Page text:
How small businesses can leverage candidates seeking election

Election season is quickly approaching. Candidates are circulating petitions to secure their place on the ballot, fundraisers are being planned and far too soon, we will be inundated with political commercials. Promises will be made by candidates vying for votes. Politicians will tell small businesses owners they drive our economy and assure them that, if elected, the interests of the small business community will be advanced and protected.

While most politicians do value the contributions small businesses make to local economies, their priorities are too often lost in the shuffle after elections conclude. The good news is the tide seems to be turning, and this past year, legislation focused on stabilizing the costs of health insurance was signed into law in our state. Policymakers also passed legislation addressing the difficulties small businesses have procuring government contracts. We kept the small business community front-and-center through robust advocacy and strong coalitions. This election presents the opportunity to build on this momentum.

The small business community should use this upcoming election as an opportunity engage with policymakers, speak with a strong and unified voice, and solidify candidates' positions on specific policy initiatives. Small business owners and advocates have formulated proposals that should be front and center at every fundraiser, legislative forum, Zoom meeting and coffee with political candidates. These proposals include property tax relief for small businesses, a level playing field for taxpayer funded economic incentives and cutting unnecessary red tape so entrepreneurs can thrive.

There are numerous ways for the small business community to harness the power of critical mass and engage during this election. They are not time-intensive but in the aggregate, extremely meaningful. It all begins when candidates are gathering petitions. Small business owners and advocates should let politicians know the importance of supporting the small business community when they seek petitions outside the grocery store, knock on doors or otherwise engage folks looking for support. They should take some time to talk with candidates about the challenges facing their businesses and how policy changes can help small businesses succeed.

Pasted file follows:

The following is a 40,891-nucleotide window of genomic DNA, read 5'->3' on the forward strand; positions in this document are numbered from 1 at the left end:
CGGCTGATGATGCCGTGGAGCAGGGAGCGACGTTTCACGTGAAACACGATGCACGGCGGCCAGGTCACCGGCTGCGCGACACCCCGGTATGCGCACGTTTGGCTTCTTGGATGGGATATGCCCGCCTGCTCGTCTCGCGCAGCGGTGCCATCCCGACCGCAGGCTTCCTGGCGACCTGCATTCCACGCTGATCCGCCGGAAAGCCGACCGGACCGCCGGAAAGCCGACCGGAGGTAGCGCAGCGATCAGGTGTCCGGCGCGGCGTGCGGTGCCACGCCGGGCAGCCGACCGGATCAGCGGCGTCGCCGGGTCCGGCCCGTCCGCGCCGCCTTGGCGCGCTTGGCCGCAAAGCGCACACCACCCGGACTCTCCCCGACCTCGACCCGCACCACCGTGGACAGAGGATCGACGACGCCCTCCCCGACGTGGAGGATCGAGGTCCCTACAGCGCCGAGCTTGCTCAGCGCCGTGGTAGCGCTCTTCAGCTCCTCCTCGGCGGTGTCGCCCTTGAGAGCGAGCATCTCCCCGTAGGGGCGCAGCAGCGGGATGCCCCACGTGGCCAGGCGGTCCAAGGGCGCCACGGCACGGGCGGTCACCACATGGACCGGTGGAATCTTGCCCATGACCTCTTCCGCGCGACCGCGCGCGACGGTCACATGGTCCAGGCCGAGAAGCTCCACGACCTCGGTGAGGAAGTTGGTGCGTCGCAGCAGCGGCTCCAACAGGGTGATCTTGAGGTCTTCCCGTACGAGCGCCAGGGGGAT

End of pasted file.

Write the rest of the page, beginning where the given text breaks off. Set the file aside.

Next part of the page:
Once candidates secure their positions on the ballot, small business advocates can engage in coordinated email and phone banking campaigns to highlight and advance specific policy proposals. Social media can also be used to interact with candidates on issues that will impact Illinois small businesses. Intentional and respectful social media engagement can bring issues to the forefront during campaigns. We encourage folks to attend legislative forums and ask candidates specific questions about policies that will support small businesses. Meeting with candidates, whether in-person or via Zoom, and providing them first-hand accounts of how policies impact small business, will also help pave the way for policy reforms once the elections are over.

The small business community has the votes to be a major force during these elections. We will work to harness this critical mass and have a meaningful impact on the 2024 elections, and then watch carefully to ensure politicians fulfill campaign promises.

Elliot Richardson is president and co-founder of the Small Business Advocacy Council.

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